JR. TEAM TENNIS

Handshakes and heads held high, Eastern takes pride in sportsmanship

October 25, 2013 05:38 PM
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Photo Credit: Michael Le Brecht II
 
The USTA Eastern 18 & Under Advanced team finally broke through after four attempts at Sectionals to earn a trip to the Jr. Team Tennis National Championships in 2013, but for years the squad has been a winner in the ways of sportsmanship.
 
By Sarah Houseknecht, special to USTA.com
 
Sportsmanship has always been considered a pillar of USTA Jr. Team Tennis, especially at the annual National Championships. Players are expected to call their own lines, cheer on their teammates and be courteous to opponents – all while competing for the season’s ultimate title. 
 
“No one will remember the shot you hit long to the fence, or the overhead that you whiff, or the volley that you shank, but what we will remember how you react in that moment,” USTA Jr. Team Tennis National Chair Carla O'Connor said during the Opening Ceremonies of the Jr. Team Tennis 18 & Under National Championships at Cayce Tennis & Fitness Center in Cayce, S.C.
 
One team in particular didn’t need reminding. The USTA Eastern Advanced team has had one of its players selected for the section’s sportsmanship award every season for the past three years. 
 
“There’s been a lot of talk about being a good sport. I don’t have to remind these kids because they’re always great sports,” said coach Patricia Dicaprio. “They are really good kids, and it comes from the parents too. Our parents have been great role models, they never exhibit bad behavior and they’re always friendly to the opponents.
 
“The most important thing in life is being a fair, good and respectful person, and treating others the same way. They compete hard, but sportsmanship is important to them.”
 
Most of the Easterners have been playing together since they were 11 years old. They have made it to Sectionals the last four seasons, advancing to Jr. Team Tennis National Championships for the first time in 2013 – the last year the team will compete as a group. Two of the three past sectional sportsmanship winners are still playing for the team. Mia Dicaprio of Schenectady, N.Y., was honored in 2011 and teammate Anthony O’Connell of Troy, N.Y., earned the award this past season.
 
“Even if you’re not the best player, you always want to be a good sport because that’s who you are. You’re representing not only yourself, but also your team and the sport of tennis,” said Mia Dicaprio.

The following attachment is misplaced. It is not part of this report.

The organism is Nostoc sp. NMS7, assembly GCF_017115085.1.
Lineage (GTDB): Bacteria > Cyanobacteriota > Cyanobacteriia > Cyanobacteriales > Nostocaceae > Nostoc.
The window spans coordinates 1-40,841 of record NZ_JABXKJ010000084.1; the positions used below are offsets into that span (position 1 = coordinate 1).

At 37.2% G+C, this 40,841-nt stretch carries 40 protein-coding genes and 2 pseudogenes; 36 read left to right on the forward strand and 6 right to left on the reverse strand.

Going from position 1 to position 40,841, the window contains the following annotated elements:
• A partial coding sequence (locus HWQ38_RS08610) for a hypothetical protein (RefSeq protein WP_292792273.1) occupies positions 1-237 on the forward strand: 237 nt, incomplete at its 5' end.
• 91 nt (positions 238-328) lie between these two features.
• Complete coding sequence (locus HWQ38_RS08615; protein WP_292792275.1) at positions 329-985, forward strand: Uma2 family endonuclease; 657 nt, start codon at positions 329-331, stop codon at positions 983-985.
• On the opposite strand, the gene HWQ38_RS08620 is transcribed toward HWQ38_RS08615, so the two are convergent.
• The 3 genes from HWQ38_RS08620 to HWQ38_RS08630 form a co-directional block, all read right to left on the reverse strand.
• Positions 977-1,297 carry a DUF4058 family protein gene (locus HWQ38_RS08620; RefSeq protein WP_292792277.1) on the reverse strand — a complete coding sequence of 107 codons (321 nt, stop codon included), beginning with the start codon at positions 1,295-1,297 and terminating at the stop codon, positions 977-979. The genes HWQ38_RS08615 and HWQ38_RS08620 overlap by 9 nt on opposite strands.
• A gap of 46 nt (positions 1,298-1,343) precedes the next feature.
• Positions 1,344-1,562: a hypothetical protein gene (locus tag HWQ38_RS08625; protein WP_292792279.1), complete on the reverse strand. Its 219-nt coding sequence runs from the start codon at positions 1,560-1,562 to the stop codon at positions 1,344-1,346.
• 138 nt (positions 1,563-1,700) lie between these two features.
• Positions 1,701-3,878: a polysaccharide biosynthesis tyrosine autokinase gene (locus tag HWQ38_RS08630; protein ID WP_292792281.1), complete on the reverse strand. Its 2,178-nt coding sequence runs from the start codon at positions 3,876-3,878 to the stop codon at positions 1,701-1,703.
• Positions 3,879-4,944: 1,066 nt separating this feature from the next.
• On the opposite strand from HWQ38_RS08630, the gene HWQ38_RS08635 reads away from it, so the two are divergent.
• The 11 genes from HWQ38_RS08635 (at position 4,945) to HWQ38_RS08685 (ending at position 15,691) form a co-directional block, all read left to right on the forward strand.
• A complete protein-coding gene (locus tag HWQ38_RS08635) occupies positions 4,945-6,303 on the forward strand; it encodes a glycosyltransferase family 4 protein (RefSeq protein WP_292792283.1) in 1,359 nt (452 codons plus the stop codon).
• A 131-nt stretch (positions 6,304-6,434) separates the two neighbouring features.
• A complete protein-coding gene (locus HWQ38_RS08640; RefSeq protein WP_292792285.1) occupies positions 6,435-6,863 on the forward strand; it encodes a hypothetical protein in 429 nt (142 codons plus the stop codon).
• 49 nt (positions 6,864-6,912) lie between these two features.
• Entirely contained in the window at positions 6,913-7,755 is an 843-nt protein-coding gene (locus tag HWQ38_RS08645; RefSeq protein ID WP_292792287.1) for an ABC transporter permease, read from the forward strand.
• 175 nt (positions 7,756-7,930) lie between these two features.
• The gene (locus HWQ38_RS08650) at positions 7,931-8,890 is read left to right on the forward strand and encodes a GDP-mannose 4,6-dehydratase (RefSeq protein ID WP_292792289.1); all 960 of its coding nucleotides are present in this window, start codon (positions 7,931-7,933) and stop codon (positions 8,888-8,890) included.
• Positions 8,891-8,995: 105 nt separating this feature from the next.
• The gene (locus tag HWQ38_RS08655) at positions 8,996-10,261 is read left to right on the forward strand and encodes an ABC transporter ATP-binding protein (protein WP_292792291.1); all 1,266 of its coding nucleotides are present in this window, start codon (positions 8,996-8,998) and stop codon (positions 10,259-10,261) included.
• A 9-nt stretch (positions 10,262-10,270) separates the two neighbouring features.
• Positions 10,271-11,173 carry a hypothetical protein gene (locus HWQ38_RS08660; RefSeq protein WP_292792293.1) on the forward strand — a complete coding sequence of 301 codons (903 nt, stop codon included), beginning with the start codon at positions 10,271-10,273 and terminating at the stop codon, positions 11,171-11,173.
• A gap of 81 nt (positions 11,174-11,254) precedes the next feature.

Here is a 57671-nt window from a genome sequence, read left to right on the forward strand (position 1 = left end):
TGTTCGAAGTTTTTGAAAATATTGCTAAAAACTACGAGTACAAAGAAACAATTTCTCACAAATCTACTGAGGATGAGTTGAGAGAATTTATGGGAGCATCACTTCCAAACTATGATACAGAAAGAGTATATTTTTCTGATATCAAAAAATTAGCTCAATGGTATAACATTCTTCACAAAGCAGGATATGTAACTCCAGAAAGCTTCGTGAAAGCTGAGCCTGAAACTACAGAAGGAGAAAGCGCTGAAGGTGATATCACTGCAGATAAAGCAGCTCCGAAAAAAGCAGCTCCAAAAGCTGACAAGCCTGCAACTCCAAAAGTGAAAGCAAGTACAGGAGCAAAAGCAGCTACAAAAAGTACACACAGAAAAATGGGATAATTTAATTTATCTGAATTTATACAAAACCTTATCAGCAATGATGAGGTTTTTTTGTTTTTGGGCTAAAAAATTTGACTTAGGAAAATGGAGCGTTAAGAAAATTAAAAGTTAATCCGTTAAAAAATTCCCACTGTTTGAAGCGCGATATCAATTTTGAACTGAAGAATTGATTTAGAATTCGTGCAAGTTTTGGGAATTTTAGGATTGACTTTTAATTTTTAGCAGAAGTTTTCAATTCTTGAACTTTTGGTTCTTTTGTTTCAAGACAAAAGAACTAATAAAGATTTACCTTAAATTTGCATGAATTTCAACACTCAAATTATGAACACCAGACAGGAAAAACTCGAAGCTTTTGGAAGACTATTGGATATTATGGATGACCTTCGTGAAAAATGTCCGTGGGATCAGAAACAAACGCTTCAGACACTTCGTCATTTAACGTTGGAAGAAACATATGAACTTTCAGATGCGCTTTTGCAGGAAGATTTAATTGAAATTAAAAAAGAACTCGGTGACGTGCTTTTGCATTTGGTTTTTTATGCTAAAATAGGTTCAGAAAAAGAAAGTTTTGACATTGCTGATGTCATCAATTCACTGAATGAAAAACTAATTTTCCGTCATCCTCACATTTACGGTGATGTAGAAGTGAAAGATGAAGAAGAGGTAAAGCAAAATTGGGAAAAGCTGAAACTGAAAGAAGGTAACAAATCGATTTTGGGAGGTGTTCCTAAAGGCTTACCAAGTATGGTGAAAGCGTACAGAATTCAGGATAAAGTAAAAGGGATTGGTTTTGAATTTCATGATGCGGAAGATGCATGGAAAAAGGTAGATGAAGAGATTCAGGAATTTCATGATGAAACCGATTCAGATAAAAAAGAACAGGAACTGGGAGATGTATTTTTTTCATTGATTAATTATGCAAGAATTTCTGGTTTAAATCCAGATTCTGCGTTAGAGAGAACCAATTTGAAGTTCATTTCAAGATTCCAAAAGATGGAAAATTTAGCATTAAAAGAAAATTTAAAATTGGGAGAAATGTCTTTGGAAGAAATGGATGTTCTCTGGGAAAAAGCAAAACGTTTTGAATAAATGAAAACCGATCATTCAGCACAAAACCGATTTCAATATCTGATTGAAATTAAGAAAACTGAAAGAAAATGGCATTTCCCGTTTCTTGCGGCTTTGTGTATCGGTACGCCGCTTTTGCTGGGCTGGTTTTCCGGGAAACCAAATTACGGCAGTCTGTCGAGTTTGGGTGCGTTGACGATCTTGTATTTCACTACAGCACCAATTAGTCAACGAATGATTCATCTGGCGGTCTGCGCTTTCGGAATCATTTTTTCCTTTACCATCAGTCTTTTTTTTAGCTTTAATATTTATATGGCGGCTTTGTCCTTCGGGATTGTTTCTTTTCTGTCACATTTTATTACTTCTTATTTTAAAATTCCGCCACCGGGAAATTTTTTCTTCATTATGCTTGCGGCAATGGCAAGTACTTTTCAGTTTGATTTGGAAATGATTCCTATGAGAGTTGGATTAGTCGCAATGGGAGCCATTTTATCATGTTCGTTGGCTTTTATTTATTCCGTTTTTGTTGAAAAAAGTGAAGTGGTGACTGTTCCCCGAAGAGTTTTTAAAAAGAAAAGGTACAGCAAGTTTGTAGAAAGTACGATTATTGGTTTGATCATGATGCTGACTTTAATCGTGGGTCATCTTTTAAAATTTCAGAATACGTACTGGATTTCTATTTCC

O’Connell noted that the level of sportsmanship displayed by all 250 competitors at Jr. Team Tennis Nationals is high, particularly with the USTA Hawaii Advanced team he and his Eastern teammates matched up against in their first contest at Nationals. He prides himself on his accomplishment at Sectionals and plans to continue to spread his positive energy in South Carolina. 
 
“It’s pretty cool to receive the sportsmanship award because a lot of other kids don’t have great attitudes on the court. It’s fun to get recognized for not taking it to seriously and having fun,” said O’Connell. “It shows not only how you are as a tennis play, but how you are as a person. It’s definitely important.”
 
In team tennis, Mia Dicaprio admits sportsmanship is more important than ever. In fact, having a built in support system has helped the Eastern team reach their ultimate goal of playing at Nationals. 
 
“Part of sportsmanship is having your team to pick you up when you’re down or congratulate you when you’re up,” she said. “I enjoy team tennis more than individual tennis because I have my team behind me. Tennis is a very individual sport and JTT makes it more of a team effort. At Nationals, everyone is really committed to the sport and everyone is really excited to be here. It’s a good vibe.”
 
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USTA Jr. Team Tennis brings kids together in teams to play singles, doubles and mixed doubles against other teams. It promotes social skills and important values by fostering a spirit of cooperation and unity, as well as individual self-growth. Also, it’s a fun environment for kids in which they learn that succeeding is really more about how they play the game – win or lose.
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